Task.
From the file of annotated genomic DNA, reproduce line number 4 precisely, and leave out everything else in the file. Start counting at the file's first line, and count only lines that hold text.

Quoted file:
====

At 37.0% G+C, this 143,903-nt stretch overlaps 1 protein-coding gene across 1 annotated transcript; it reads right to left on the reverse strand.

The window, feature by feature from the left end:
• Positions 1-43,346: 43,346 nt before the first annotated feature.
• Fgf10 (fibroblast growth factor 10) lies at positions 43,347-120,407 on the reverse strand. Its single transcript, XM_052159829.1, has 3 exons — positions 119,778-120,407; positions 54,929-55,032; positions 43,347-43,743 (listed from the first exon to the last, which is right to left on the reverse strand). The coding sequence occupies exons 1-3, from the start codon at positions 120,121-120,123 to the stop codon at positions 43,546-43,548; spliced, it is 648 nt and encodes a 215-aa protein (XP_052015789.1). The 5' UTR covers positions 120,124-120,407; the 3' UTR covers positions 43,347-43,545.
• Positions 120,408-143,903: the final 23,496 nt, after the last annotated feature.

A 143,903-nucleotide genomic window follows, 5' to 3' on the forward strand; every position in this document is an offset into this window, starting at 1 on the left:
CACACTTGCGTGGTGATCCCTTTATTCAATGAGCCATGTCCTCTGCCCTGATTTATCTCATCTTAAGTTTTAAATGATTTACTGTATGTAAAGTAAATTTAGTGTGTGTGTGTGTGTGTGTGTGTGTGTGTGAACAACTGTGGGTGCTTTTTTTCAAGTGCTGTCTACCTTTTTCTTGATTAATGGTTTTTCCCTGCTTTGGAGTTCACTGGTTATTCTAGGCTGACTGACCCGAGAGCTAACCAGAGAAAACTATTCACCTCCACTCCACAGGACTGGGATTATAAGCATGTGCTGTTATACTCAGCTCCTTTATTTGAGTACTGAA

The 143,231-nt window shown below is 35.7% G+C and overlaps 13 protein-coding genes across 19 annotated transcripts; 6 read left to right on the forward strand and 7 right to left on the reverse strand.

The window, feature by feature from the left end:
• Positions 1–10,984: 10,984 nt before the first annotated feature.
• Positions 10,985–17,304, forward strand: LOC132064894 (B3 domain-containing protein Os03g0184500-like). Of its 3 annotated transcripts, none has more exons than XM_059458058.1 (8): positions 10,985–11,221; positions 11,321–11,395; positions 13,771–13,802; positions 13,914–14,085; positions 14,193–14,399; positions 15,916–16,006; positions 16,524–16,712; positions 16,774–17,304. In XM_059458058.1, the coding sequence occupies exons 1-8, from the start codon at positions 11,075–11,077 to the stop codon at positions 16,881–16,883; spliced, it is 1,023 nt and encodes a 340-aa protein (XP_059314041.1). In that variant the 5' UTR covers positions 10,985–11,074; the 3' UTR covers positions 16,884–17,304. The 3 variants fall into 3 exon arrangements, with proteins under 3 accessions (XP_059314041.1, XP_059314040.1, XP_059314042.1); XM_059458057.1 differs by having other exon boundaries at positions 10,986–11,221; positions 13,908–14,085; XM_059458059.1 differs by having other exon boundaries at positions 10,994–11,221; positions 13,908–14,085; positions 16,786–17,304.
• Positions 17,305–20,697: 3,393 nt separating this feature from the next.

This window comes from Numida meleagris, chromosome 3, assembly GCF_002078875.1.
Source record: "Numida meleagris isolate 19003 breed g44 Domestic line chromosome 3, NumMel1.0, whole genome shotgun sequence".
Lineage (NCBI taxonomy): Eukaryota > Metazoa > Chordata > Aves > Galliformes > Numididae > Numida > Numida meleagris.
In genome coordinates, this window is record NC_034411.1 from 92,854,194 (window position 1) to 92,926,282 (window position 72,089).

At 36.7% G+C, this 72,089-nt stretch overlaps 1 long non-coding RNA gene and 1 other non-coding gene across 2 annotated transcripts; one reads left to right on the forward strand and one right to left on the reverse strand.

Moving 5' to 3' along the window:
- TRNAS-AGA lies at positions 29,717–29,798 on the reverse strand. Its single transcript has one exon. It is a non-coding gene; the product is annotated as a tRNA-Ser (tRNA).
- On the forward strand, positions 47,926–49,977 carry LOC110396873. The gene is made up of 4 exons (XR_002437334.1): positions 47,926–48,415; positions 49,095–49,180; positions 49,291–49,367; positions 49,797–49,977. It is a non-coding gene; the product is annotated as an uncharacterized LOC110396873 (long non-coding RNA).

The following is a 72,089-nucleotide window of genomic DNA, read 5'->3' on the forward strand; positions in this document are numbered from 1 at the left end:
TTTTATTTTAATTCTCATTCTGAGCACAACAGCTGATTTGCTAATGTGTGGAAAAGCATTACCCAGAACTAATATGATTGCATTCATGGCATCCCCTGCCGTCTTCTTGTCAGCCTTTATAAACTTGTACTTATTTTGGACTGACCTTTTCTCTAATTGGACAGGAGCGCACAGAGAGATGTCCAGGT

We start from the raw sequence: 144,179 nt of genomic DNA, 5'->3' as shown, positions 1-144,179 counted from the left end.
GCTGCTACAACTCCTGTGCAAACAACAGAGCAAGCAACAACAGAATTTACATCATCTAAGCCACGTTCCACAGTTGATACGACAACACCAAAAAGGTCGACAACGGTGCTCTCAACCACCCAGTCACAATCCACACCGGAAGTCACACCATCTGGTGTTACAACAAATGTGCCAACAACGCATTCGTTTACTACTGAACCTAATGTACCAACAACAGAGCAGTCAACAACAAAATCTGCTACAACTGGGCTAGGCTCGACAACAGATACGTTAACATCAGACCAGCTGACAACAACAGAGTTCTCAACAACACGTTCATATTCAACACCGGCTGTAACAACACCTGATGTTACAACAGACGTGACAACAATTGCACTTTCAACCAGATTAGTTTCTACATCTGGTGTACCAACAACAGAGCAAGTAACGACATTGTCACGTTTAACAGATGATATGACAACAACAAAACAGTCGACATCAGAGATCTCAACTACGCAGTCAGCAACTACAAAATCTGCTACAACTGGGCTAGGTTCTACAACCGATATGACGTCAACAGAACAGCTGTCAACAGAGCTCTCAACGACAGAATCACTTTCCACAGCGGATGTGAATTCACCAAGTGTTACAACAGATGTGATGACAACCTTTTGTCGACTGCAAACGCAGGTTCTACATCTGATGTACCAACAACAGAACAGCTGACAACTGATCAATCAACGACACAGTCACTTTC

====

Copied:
• Fgf10 (fibroblast growth factor 10) lies at positions 43,347-120,407 on the reverse strand. Its single transcript, XM_052159829.1, has 3 exons — positions 119,778-120,407; positions 54,929-55,032; positions 43,347-43,743 (listed from the first exon to the last, which is right to left on the reverse strand). The coding sequence occupies exons 1-3, from the start codon at positions 120,121-120,123 to the stop codon at positions 43,546-43,548; spliced, it is 648 nt and encodes a 215-aa protein (XP_052015789.1). The 5' UTR covers positions 120,124-120,407; the 3' UTR covers positions 43,347-43,545.